As a bill that would allow victims of former Ohio State physician Richard Strauss to sue the university makes its way through committee, one victim wrote a personal letter in support of the bill to Ohio lawmakers.
The letter — received by Ohio House Speaker Larry Householder Tuesday, according to his office — was also addressed to Ohio Gov. Mike DeWine, Attorney General Dave Yost and Ohio Senate President Larry Obhof, who did not respond by the time of publication.
The Feb. 9 letter was written by Trent Petrie, a member of the men’s volleyball team from 1983 to ’85. In the letter, he said it was common knowledge among student-athletes that “something was just not right” with Strauss.
Petrie also wrote a letter with victim Mike Avery in November to the Department of Education asking for an investigation into the university’s closed Sexual Civility and Empowerment Unit — a former center for survivors of sexual violence — which shut down in 2018.
“During my first year on the team, as we lined up in the training room for our beginning of the year physicals, my teammates nervously joked with the new players that this would be particularly ‘physical,’” the letter reads.
According to an investigation by Perkins Coie, LLP, Strauss abused at least 177 students and student-athletes during his time as team doctor and physician from 1978 to ’98. The investigation also found that Ohio State knew of Strauss’ abuse and failed to act at the time.
At least 17 Strauss-related lawsuits have been filed against the university, Ben Johnson, university spokesperson, said in an email dated Feb. 3. Judge Michael H. Watson ordered mediation to begin in March 2019, according to previous Lantern reporting, but there has been no resolution.
The letter comes after the Ohio House Civil Justice Committee resumed hearings on House Bill 249 Feb. 12, which would waive the statute of limitations — the time limit on when a victim can pursue legal action — for Strauss victims to file lawsuits against Ohio State.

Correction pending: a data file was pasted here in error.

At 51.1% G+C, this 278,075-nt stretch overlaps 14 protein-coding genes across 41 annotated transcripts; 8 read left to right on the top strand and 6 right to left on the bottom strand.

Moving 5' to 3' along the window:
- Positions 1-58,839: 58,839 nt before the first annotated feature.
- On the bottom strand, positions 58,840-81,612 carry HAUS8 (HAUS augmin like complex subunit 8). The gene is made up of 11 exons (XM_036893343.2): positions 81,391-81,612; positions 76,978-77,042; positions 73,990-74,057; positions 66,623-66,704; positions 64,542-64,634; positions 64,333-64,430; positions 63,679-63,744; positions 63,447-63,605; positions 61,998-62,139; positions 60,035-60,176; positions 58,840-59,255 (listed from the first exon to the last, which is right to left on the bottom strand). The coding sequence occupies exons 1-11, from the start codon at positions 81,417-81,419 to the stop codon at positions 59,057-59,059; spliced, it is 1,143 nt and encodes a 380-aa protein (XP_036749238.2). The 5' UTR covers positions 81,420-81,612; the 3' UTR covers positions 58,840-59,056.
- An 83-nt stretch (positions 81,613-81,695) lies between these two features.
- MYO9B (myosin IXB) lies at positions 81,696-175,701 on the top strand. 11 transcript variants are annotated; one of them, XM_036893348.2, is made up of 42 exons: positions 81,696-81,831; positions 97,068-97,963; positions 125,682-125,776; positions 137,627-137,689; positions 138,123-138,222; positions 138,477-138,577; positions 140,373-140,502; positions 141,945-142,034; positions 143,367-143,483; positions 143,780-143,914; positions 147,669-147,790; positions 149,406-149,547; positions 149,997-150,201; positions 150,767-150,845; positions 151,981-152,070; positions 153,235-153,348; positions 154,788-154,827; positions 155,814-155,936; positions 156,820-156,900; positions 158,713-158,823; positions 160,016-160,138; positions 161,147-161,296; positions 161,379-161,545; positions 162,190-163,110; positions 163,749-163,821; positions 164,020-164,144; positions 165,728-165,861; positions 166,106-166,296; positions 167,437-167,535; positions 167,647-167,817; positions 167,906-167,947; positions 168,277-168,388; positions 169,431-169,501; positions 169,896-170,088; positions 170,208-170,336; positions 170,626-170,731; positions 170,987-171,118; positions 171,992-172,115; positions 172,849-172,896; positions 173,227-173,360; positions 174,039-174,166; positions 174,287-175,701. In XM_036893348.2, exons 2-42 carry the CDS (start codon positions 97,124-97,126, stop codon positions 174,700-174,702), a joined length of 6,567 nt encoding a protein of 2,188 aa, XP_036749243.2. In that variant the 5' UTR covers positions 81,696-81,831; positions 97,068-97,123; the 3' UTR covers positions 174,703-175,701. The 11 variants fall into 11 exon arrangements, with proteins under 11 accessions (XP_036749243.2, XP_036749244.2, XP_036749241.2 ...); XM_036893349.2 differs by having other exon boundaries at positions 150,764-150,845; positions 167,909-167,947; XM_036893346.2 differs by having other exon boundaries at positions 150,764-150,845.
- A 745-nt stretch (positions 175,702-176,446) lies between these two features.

Petrie said in the letter that he believes one reason there has been neither legislation nor mediation is because Strauss’ victims were young men.
“Ohio State’s lack of a response reflects archaic beliefs about masculinity,” the letter reads. “Men can’t really be sexually abused, can they? If they are, it really won’t affect them, will it? If it does affect them, certainly it would not be the same as if it happened to a child or a woman, right?”
Johnson said in an email that Ohio State declined to comment because the letter was not addressed to the university.
The letter compares Ohio State’s handling of Strauss accusations to Michigan State’s response to victims of Larry Nassar, the former USA Gymnastics national team doctor and Michigan State physician who abused at least 160 women and girls. Nassar was sentenced to between 40 and 175 years in Michigan state prison in 2018.
“These women were treated with dignity and respect and empowered to share their stories, experiences and recovery because of the support they received from the public, the courts, each other, family, etc.” the letter reads. “As one of those who has made the decision to be public, I am asking you to help all of the former male athletes at Ohio State receive the same support, care, compassion, respect, and compensation that the female athletes at Michigan State have.”
Petrie, now a sports psychologist at the University of North Texas, said in the letter that he felt compelled to speak publicly about Strauss’ abuse because he was “tired of seeing athletes (and people) needlessly suffer” because of being conditioned to not show vulnerability.
“To live consistently with my beliefs and the message I share with athletes every day, I could not, in good conscience, remain silent on this topic,” the letter reads. “Wrestling with the decision to share my story has brought home to me, in a visceral way, how the stigma and shame that exists around such issues can leave us disempowered, closeted, and silent…many, many times suffering alone.”
Petrie ended the letter by asking again for the offices of the attorney general, governor, senate president and house speaker to pass legislation and hold Ohio State accountable for what it “allowed to happen.” He said in the letter that following Michigan State’s example will send the message that sexual abuse of any person is intolerable, including male victims.
“[M]en also deserve to be protected,” the letter reads. “When they find the courage to speak out, their voices will be heard and their stories believed.”